NRC tells TVA to do more than sand baskets at dams
NASHVILLE, Tenn. (AP) — The Nuclear Regulatory Commission has told the Tennessee Valley Authority that sand baskets installed at four TVA dams to protect downstream nuclear facilities from flooding are acceptable temporarily but not as a long-term solution.
The NRC letter obtained by The Tennessean said the baskets might not withstand the impact of large debris in a potential flood overflow that a TVA spokesman described Thursday as "the flood event that we have never ever seen before" (http://tnne.ws/zH1Bmf ).
"There is potential for this debris to damage the baskets or push the individual baskets apart, causing a breach," the NRC's Wednesday letter says. "There would be no time to repair the baskets because the flood would already be in progress. Therefore, sand baskets that are not designed and constructed to withstand impacts from large debris are not acceptable as a long-term solution."
NRC spokesman Roger Hannah said the sand-filled, wire mesh baskets placed around Cherokee, Fort Loudon, Tellico and Watts Bar dams and earthen embankments, are related to flood studies and TVA's planned Bellefonte reactor in northeast Alabama.
TVA spokesman Travis Brickey said possible long-term alternatives include extending the tops of dams with concrete.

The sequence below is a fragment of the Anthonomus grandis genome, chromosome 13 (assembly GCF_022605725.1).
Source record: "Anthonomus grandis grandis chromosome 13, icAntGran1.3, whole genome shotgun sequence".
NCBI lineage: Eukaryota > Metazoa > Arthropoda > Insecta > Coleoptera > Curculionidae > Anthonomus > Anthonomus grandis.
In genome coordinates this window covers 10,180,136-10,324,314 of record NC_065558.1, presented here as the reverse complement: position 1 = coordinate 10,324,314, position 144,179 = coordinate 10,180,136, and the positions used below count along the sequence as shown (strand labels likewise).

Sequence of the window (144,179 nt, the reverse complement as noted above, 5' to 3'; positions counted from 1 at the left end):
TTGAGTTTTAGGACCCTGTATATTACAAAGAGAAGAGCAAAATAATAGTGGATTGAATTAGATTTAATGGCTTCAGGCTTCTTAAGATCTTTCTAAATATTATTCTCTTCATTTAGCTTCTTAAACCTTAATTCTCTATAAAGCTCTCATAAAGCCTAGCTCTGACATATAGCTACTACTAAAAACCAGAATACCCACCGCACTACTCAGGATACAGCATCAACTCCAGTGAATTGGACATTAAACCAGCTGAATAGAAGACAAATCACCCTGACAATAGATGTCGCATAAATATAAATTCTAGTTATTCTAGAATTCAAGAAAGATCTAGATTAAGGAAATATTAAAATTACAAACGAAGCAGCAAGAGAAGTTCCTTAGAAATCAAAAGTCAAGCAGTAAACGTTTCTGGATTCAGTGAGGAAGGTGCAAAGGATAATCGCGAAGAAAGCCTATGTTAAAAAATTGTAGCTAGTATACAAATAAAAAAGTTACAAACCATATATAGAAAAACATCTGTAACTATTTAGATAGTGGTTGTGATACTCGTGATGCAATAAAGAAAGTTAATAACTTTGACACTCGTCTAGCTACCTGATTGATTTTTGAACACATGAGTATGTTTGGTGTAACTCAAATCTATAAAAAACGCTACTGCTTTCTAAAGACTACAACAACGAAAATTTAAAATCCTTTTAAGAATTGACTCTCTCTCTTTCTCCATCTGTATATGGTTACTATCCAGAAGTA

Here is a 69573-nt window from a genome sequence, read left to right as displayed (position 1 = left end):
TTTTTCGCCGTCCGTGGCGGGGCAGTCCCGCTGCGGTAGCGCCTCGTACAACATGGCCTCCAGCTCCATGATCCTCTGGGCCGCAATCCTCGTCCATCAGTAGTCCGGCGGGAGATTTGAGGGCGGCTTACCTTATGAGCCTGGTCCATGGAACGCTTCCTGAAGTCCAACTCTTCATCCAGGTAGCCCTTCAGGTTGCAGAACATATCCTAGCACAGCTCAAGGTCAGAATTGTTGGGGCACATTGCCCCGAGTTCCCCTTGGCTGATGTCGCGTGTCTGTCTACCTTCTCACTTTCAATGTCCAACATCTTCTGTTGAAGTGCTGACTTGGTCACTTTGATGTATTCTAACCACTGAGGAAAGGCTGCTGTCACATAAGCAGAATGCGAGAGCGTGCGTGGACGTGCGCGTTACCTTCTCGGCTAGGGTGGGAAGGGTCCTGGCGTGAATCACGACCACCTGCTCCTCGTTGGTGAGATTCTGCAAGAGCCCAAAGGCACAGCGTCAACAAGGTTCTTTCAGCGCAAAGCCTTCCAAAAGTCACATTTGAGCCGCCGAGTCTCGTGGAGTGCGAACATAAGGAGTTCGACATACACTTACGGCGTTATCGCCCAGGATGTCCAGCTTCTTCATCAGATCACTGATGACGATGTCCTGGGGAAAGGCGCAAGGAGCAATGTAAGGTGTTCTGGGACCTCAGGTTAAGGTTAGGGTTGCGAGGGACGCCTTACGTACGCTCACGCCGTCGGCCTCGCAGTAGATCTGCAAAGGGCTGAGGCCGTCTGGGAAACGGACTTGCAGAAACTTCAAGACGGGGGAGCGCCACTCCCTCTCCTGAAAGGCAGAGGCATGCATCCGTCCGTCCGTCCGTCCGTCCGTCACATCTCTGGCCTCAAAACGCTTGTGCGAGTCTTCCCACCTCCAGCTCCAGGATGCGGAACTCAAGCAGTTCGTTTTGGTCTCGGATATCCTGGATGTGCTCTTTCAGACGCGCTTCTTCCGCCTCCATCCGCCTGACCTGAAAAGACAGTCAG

"We are doing an environmental study on what the permanent" alternative will be, Brickey said.
TVA had told the NRC in 2010 that a project to resolve flooding concerns would extend into 2016, with dam modifications handled by the U.S. Army Corps of Engineers.
The NRC said the baskets will have to do for now but requested that TVA provide a status update at least once a year on its work.
"It's acceptable as a temporary fix," NRC Atlanta-region spokesman Joey Ledford said.
Ledford said it's TVA's Sequoyah Nuclear Plant near Chattanooga "that might have the most problems" in the event of such a flood catastrophe.
At Sequoyah, diesel generators and spent fuel pool cooling pumps could be affected, the NRC letter said. Having backup power and keeping highly radioactive waste cool at plants are critical and were a major factor in the disaster last year after an earthquake and tsunami at the Fukushima nuclear complex in Japan.
"We believe the plant is safe," TVA nuclear spokesman Ray Golden said. "If there is an opportunity to make it safer, we will pursue it."
TVA provides electricity to about 9 million consumers in parts of Tennessee, Kentucky, Alabama, Georgia, North Carolina, Virginia and Mississippi.